First Posted: 2/12/2011
“Ask not what your country can do for you, ask what you can do for your country.”
— John Fitzgerald Kennedy
It was a bright, sunny day with an early winter chill giving a bite to the air.
For me, an acutely shy and freckle-faced boy with a knot of curly hair, it was like any other day struggling to fit in at the Catholic school my parents chose to send me to.
The nuns and the scattering of lay teachers were going about their noble tasks trying to educate a bunch of ornery, rambunctious, sugar-filled adolescents about math and science and God.
Suddenly there were whispers and hushes and worried faces. We children were left to wonder, was someone in trouble, did somebody get hurt, was our teacher sick?
Mother Superior, who acted as our school’s principal, was quickly making the rounds of our small school, stopping at each classroom to make grave whispers into the ears of the teachers.
My teacher that year, the dainty Sister Marietta, always seemed fearful of Mother Superior on any given occasion, so her look of dread didn’t seem out of character initially. But then Sister Marietta began to cry and looked out our huge glass windows up into the sky. We all looked too but saw nothing.
Soon an announcement was made that classes would be ending early today, and that parents were on their way. The elders struggled with how to handle the tragedy. The older students at Bishop Kelley Catholic School may have been told what was happening, but the younger flock — myself included — were kept in the dark.
My mother arrived and gathered me from school in the big white Pontiac. The car radio was blasting and she switched it off. I could tell she was upset. She was quiet yet nervous. She said something horrible had happened, and that we had to get home. “But there’s no bread …” she mumbled as she headed toward the grocery store.
Inside Kroger we rushed to gather a few things and headed back to the car. For years my mother always left the grocery store parking lot driving out the same exit onto M-21, a rough and steep concrete incline, and every single time she would curse when the muffler scraped the pavement.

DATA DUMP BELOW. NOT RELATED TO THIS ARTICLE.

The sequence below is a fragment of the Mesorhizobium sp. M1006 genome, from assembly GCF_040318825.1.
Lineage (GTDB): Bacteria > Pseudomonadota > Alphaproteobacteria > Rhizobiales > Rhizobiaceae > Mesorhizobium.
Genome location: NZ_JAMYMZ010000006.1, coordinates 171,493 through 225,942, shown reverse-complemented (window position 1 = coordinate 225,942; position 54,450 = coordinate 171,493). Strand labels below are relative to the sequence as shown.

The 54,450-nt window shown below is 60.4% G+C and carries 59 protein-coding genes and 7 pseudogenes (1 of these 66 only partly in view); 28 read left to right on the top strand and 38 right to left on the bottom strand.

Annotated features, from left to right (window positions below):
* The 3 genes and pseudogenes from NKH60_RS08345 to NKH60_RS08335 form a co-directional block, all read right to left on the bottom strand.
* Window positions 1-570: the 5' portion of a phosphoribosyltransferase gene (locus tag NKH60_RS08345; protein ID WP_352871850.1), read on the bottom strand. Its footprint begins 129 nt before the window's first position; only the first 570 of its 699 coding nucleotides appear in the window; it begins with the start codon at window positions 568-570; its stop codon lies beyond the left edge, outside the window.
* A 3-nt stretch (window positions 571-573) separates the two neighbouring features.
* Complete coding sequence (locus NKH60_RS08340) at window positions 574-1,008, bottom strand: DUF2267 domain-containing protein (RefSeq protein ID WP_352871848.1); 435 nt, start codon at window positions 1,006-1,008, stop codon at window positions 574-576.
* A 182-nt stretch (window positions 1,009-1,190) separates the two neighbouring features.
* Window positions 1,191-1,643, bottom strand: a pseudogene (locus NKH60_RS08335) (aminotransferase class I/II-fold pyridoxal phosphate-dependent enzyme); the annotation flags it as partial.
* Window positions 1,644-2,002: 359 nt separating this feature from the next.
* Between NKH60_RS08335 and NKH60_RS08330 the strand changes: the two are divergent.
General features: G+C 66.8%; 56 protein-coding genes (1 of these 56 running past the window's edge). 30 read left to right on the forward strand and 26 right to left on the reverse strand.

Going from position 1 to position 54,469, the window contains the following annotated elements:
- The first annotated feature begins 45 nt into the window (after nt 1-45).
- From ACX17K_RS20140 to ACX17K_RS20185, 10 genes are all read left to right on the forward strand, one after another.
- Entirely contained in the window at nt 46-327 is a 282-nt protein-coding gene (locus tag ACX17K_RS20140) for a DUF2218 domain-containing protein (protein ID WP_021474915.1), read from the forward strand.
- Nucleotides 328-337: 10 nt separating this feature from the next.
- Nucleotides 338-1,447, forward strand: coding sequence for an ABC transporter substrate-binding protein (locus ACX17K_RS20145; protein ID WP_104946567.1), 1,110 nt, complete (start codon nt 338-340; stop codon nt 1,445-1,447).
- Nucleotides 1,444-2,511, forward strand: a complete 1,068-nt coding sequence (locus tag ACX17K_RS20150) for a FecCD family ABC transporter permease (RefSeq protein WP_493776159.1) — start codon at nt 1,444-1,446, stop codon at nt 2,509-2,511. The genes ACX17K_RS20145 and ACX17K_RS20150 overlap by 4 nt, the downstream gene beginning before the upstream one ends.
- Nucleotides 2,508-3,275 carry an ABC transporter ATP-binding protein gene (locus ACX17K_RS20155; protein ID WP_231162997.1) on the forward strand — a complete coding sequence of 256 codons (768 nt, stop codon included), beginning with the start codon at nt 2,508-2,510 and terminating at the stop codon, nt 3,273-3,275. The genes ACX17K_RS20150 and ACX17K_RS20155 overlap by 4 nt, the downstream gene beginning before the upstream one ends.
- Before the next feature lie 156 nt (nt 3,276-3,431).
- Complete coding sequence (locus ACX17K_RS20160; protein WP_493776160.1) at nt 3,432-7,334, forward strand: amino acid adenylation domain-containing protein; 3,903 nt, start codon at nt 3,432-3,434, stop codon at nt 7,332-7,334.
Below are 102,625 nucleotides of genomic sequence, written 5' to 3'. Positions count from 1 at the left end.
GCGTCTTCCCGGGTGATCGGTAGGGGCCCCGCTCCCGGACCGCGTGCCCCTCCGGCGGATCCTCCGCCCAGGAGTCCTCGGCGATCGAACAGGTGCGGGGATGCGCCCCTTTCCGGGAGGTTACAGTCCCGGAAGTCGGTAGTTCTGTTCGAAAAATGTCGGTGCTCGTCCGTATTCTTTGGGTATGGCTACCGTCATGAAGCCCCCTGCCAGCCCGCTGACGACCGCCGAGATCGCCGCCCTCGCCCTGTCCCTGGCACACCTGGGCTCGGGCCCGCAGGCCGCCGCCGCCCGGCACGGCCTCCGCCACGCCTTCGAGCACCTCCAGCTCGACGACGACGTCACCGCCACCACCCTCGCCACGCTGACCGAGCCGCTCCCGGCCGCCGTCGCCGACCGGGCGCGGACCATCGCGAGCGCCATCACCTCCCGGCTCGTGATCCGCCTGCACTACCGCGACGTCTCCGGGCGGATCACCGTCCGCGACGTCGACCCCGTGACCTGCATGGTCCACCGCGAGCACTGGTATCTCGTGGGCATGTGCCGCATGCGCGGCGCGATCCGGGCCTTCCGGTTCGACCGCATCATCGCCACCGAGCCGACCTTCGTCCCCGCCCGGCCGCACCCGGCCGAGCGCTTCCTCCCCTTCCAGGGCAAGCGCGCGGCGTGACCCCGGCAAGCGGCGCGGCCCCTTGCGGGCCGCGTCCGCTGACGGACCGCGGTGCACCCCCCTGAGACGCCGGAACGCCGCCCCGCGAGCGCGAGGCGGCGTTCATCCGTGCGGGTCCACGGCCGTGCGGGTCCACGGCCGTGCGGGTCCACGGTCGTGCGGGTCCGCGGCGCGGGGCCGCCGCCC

This day, as we approached the exit, Mom switched the radio back on. As it crackled to life, the muffler scraped the concrete, my mother swore, and a man on the radio said: “President John Fitzgerald Kennedy, 35th president of the United States, is dead.”
I will never forget. As it is for others of my generation, JFK was larger than life.
He was a towering figure. Next to my mom and dad, and my teachers, this was an adult I felt compelled to look up to. The President of the United States of America. My president. But he wasn’t your typical authority figure. He smiled. He played with his kids. He loved dogs and football.
The passage of time has shown us that even the king had warts, and his nobility wasn’t as absolute as many thought. Turns out Kennedy was human and made mistakes and misjudgments, just like the rest of us.
Oh, but the promise lost, the possibilities dashed, the America we could have had for not that awful day in Dallas.
The good of Kennedy and the directions he wanted to lead us in — the promise and the wonderful possibilities — are explored at a new website that captures his youthful spirit, his vision, his tenacity, his drive for a better life for all people, no matter their color or stature or beliefs.
Artgig Studio, a interactive agency, in association with ESI Design, Ager Meillier Films and the John F. Kennedy Presidential Library and Museum in Boston, this week announced the launch of JFK50.org, an interactive website celebrating the 50th anniversary of the Kennedy presidency.
As the centerpiece of the anniversary celebration, www.JKF50.org was created to invite young visitors to explore the legacy of JFK through the core themes of public service, science and innovation, civil rights, domestic affairs, the arts, foreign policy and diplomacy and the environment.
Artgig and ESI worked in close collaboration with the Kennedy Presidential Library. “As we celebrate 50 years since President Kennedy took office, we want to reach out to a generation that has grown up with the Internet and invite them to discover JFK’s legacy on their own terms and in fresh, new ways,” said Tom Putnam, director of the Kennedy Presidential Library. “It is our hope that by providing today’s students with a way to experience the excitement of the Kennedy presidency we will ignite their imagination and inspire them to embrace the challenges of our times.”
The Kennedy Presidential Library seeks to promote a greater appreciation and understanding of American politics, history, and culture, the process of governing and the importance of public service.
A better understanding of how politics work — and don’t work — seems a more valuable lesson than ever these days.
That is all.
— Managing Editor John Charles Robbins can be reached at (910) 272-6122 or [email protected]